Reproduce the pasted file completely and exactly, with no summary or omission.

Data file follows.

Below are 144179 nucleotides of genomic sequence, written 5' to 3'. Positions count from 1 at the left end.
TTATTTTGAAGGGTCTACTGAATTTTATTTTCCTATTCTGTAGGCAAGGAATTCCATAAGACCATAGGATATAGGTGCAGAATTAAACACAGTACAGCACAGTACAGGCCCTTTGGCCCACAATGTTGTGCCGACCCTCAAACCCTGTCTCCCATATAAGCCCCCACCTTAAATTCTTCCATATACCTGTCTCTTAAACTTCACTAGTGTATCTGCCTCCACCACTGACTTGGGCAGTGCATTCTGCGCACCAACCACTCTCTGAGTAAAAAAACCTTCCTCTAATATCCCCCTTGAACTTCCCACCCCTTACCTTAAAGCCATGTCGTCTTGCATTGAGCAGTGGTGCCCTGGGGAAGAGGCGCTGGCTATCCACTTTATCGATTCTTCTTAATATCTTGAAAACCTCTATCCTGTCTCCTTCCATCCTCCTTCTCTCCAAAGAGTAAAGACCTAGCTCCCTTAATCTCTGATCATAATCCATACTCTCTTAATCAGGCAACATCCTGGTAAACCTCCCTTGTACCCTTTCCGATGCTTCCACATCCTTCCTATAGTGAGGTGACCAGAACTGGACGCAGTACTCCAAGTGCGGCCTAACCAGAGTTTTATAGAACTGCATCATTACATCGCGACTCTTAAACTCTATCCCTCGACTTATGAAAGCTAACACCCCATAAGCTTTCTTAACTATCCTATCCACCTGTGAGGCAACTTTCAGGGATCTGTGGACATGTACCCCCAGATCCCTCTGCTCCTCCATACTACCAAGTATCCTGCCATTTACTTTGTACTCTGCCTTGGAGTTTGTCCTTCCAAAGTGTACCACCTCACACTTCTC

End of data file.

Below are 144179 nucleotides of genomic sequence, written 5' to 3'. Positions count from 1 at the left end.
TTATTTTGAAGGGTCTACTGAATTTTATTTTCCTATTCTGTAGGCAAGGAATTCCATAAGACCATAGGATATAGGTGCAGAATTAAACACAGTACAGCACAGTACAGGCCCTTTGGCCCACAATGTTGTGCCGACCCTCAAACCCTGTCTCCCATATAAGCCCCCACCTTAAATTCTTCCATATACCTGTCTCTTAAACTTCACTAGTGTATCTGCCTCCACCACTGACTTGGGCAGTGCATTCTGCGCACCAACCACTCTCTGAGTAAAAAAACCTTCCTCTAATATCCCCCTTGAACTTCCCACCCCTTACCTTAAAGCCATGTCGTCTTGCATTGAGCAGTGGTGCCCTGGGGAAGAGGCGCTGGCTATCCACTTTATCGATTCTTCTTAATATCTTGAAAACCTCTATCCTGTCTCCTTCCATCCTCCTTCTCTCCAAAGAGTAAAGACCTAGCTCCCTTAATCTCTGATCATAATCCATACTCTCTTAATCAGGCAACATCCTGGTAAACCTCCCTTGTACCCTTTCCGATGCTTCCACATCCTTCCTATAGTGAGGTGACCAGAACTGGACGCAGTACTCCAAGTGCGGCCTAACCAGAGTTTTATAGAACTGCATCATTACATCGCGACTCTTAAACTCTATCCCTCGACTTATGAAAGCTAACACCCCATAAGCTTTCTTAACTATCCTATCCACCTGTGAGGCAACTTTCAGGGATCTGTGGACATGTACCCCCAGATCCCTCTGCTCCTCCATACTACCAAGTATCCTGCCATTTACTTTGTACTCTGCCTTGGAGTTTGTCCTTCCAAAGTGTACCACCTCACACTTCTC